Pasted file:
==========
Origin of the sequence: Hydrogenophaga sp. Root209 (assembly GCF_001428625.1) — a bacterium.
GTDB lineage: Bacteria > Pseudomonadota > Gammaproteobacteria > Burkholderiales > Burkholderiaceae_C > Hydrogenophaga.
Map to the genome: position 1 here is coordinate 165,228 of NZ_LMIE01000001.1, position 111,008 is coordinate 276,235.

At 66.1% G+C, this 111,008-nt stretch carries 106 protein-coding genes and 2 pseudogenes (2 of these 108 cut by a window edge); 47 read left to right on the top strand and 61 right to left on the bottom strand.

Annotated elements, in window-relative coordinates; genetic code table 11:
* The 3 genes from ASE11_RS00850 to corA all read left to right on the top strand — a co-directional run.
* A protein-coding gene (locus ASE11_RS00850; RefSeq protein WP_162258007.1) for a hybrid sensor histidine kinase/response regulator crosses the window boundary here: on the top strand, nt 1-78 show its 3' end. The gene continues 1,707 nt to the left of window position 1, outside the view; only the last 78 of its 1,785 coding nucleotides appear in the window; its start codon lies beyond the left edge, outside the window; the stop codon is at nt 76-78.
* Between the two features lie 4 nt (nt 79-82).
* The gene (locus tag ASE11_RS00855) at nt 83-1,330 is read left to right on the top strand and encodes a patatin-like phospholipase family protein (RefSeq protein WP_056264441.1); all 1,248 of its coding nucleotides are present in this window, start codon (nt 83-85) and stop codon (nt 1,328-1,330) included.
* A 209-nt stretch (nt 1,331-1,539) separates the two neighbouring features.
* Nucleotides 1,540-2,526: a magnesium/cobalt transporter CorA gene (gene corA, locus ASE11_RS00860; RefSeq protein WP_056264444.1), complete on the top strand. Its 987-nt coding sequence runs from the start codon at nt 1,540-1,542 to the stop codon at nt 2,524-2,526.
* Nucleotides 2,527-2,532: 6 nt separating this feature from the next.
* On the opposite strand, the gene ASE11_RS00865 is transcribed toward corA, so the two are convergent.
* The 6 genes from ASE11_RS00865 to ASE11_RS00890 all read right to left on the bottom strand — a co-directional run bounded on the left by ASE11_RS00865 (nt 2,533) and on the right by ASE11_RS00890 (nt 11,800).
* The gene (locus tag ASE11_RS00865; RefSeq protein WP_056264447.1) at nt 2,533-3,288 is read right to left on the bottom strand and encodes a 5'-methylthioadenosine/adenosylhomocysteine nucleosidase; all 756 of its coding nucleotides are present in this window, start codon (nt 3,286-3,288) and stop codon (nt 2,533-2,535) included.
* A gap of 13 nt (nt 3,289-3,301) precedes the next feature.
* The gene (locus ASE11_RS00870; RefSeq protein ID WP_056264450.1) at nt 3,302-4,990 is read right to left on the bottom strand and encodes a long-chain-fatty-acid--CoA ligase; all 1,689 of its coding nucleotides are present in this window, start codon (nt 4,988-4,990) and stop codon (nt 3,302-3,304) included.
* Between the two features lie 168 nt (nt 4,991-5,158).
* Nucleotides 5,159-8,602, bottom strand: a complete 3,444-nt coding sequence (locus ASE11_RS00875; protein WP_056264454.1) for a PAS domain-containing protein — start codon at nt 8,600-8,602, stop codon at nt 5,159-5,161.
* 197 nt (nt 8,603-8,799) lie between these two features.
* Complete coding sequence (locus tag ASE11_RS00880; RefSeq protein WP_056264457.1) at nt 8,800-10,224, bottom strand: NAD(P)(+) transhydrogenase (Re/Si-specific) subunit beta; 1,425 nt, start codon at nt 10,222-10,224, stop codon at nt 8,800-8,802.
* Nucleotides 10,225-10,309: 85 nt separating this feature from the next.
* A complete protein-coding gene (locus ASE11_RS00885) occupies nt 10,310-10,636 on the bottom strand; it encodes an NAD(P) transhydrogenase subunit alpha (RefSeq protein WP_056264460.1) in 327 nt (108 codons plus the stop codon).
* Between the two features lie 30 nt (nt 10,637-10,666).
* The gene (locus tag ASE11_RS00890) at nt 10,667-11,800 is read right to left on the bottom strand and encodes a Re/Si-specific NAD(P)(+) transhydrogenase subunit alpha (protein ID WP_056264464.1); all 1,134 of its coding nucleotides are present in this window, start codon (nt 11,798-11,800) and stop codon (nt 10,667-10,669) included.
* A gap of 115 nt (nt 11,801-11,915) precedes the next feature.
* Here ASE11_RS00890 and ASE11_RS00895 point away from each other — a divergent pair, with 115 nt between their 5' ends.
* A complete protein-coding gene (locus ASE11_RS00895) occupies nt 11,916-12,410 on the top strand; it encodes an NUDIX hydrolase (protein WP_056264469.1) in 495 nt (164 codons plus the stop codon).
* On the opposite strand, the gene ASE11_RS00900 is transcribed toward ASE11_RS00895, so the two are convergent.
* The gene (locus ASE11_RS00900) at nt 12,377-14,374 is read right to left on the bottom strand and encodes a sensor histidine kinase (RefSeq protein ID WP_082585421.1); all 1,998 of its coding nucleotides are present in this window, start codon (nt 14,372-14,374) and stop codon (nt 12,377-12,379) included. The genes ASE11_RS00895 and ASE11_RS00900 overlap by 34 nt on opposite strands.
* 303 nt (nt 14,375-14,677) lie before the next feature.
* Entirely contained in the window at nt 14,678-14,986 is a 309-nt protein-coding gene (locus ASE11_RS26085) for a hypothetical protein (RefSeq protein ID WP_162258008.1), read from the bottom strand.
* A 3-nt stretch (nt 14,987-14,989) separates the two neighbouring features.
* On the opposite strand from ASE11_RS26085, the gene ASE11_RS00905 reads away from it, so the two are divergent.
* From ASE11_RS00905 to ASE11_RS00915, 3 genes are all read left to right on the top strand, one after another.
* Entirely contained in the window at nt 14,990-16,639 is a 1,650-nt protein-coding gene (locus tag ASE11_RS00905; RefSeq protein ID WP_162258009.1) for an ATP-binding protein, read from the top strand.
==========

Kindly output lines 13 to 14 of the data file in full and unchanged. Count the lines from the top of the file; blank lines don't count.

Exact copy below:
* On the opposite strand, the gene ASE11_RS00865 is transcribed toward corA, so the two are convergent.
* The 6 genes from ASE11_RS00865 to ASE11_RS00890 all read right to left on the bottom strand — a co-directional run bounded on the left by ASE11_RS00865 (nt 2,533) and on the right by ASE11_RS00890 (nt 11,800).